The Romance Languages Database

Download the zipped database

Introduction

In our database we have decided to compare a few Romance Languages to see if they look the same. The languages that we chose are:

  • Latin: this is used as the reference language. All other languages are compared to this one.
  • Italian: we chose this language because it is a Romance language and we thought that it would compare well to the other languages. For this language we found a phonetic transcription (IPA).
  • Spanish: this was chosen for the same reasons as we chose Italian. We did not find a phonetic transcription.
  • Portuguese: this was chosen for the same reasons as above. We found a phonetic transcription (IPA).
  • French: this was partly chosen for the same reasons as Italian and Spanish and partly because we know some French. We found a phonetic transcription (IPA).
  • Romanian: we chose this language because it is a Romance language with Slavic influences which might be interesting for our Russian colleague.
  • English: we also added English Swadesh list because we do not actually speak any of the other languages.

    For the languages apart from French, Portuguese and Italian it was impossible to find any phonetic transcriptions in the libraries we checked (Letterenbibliotheek Utrecht, Centrale Bibliotheek Utrecht, Centrale Bibliotheek Apeldoorn). The internet is too expanded to find any helpful information on phonetic transcriptions. To be able to compare the languages in a proper way, we decided to use the Swadesh list that we found in another database made last year. The words in the Swadesh list are basic words used in every language.

    All the languages we added to our database are, as we already said, Romance languages. What we want to find out, is how similar they are, which languages are most similar, which word groups are most similar etc.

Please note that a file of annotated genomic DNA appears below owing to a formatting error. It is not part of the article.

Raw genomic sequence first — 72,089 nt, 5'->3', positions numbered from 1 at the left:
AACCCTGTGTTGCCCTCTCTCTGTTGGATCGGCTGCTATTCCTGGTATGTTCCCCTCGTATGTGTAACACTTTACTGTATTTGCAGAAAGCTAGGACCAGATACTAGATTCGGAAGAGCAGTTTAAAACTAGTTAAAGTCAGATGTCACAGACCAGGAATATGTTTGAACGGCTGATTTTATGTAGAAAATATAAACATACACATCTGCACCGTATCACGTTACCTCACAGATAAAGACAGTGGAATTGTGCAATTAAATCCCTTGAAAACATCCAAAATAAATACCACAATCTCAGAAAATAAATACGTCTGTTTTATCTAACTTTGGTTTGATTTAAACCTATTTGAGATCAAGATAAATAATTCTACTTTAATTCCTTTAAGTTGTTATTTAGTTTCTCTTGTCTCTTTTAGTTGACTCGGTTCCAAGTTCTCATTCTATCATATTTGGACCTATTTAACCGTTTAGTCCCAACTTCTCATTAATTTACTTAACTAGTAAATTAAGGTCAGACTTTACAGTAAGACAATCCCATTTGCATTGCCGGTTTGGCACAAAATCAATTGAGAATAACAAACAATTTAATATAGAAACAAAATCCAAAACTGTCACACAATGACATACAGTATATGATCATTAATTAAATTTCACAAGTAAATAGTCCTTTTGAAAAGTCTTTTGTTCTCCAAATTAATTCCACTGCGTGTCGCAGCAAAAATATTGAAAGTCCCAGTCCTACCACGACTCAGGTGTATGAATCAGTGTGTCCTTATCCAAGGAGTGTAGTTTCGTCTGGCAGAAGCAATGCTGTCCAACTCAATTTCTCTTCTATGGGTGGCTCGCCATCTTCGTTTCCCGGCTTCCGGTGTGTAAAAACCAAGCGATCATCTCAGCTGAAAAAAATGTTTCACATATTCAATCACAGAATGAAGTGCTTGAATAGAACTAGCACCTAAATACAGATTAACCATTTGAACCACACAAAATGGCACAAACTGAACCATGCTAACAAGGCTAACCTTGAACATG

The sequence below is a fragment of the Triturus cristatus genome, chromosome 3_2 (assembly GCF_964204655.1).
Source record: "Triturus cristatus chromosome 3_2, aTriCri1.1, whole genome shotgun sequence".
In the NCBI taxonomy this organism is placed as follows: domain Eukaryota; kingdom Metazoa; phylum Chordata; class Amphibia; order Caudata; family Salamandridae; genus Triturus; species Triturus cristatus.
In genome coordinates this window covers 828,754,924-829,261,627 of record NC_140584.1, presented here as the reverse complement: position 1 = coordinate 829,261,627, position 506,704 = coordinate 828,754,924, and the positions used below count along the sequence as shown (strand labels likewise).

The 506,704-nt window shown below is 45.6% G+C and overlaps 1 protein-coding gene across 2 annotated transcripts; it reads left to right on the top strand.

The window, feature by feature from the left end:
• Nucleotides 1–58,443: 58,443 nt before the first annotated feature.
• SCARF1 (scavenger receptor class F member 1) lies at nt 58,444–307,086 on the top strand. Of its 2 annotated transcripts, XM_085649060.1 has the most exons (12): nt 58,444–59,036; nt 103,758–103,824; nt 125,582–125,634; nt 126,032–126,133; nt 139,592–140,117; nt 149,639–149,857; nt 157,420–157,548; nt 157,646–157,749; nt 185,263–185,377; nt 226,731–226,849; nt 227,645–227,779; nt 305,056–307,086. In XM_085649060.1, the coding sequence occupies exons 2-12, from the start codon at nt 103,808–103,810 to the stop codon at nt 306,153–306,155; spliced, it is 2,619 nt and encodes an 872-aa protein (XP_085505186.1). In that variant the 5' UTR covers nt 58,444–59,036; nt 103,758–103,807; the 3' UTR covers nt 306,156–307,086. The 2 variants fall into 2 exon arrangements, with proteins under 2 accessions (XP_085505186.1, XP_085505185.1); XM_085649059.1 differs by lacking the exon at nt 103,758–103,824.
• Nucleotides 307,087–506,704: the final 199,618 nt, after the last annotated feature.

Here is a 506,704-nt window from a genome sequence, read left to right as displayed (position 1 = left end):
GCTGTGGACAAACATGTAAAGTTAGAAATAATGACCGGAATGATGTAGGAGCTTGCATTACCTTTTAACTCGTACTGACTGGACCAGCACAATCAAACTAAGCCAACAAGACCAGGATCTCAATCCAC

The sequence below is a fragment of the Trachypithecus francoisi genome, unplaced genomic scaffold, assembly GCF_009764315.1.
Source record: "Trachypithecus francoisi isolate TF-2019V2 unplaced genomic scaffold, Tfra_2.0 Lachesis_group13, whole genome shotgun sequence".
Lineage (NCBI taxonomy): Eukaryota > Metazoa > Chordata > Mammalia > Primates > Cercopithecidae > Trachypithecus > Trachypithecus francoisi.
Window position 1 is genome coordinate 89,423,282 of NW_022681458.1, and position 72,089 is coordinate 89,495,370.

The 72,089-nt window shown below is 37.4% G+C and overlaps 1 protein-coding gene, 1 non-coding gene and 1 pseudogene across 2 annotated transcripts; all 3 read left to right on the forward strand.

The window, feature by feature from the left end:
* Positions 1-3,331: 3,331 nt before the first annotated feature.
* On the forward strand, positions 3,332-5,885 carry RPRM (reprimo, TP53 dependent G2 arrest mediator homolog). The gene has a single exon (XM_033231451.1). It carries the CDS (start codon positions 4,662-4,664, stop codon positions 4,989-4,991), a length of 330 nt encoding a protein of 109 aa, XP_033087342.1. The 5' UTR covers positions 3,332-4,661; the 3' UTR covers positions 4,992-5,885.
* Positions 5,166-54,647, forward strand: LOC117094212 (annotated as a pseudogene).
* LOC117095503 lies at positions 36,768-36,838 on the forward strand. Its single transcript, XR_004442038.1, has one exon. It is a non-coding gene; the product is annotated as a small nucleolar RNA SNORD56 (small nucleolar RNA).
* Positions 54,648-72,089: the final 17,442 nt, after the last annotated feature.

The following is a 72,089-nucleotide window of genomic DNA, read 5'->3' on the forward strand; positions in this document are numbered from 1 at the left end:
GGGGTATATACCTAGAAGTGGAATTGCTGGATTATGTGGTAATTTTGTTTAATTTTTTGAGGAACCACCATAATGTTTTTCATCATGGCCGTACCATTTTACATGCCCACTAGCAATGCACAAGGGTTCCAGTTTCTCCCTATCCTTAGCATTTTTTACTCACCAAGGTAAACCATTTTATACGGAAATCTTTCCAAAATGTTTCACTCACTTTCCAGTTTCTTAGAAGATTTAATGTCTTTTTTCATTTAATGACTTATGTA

Collecting data

    The Swadesh list we used can be found at http://www.trussel.com/kir/tip.htm section 1. We also added this list to our database. The next thing we did was go to the library and look for dictionaries.
  • In the Letterenbibliotheek Utrecht we found a few very old dictionaries for Latin. We used the Nederlands-Latijns woordenboek / [door] J. F. L. Montijn (1939).
  • For Spanish and French we used Van Dale Woordenboeken which we also found in the Letterenbibliotheek Utrecht.
  • For Romanian we used an on-line dictionary (can be found at http://www.dictionare.com/english/dictionary.htm).
  • For Italian and Portuguese we used Wolter's Miniwoordenboek which were found in the Centrale Bibliotheek Apeldoorn.
    After finding the dictionaries, it still took a lot of time to translate the Swadesh list into the different languages. Especially the phonetic transcription took a lot of time.

    Creating the database

    Albert was the one who mainly created the form of the database. All of us helped put the data in the computer. We typed the wordlists in Excel and Albert added them to the Access database. The biggest problem was the phonetic transcriptions. After a lot of trouble we did eventually find the unicode font (Lucida Sans Unicode) in Word, which meant we had to create a table in Word and insert the phonetic symbols by opening the window Insert Symbols and then click each symbol separately. As you will understand, this took a lot of time.

    Creating the actual database

    We used the structure of the database from last year. That database provided a structure which met our requirements. The database is created in Microsoft Access 2000. Every single table in the database presents the available information of a language. Because of that, is it possible to add other languages or maybe even dialects. In each table there is at least an orthographical transcription, and when it was found also a phonetical one of the Swadesh-list.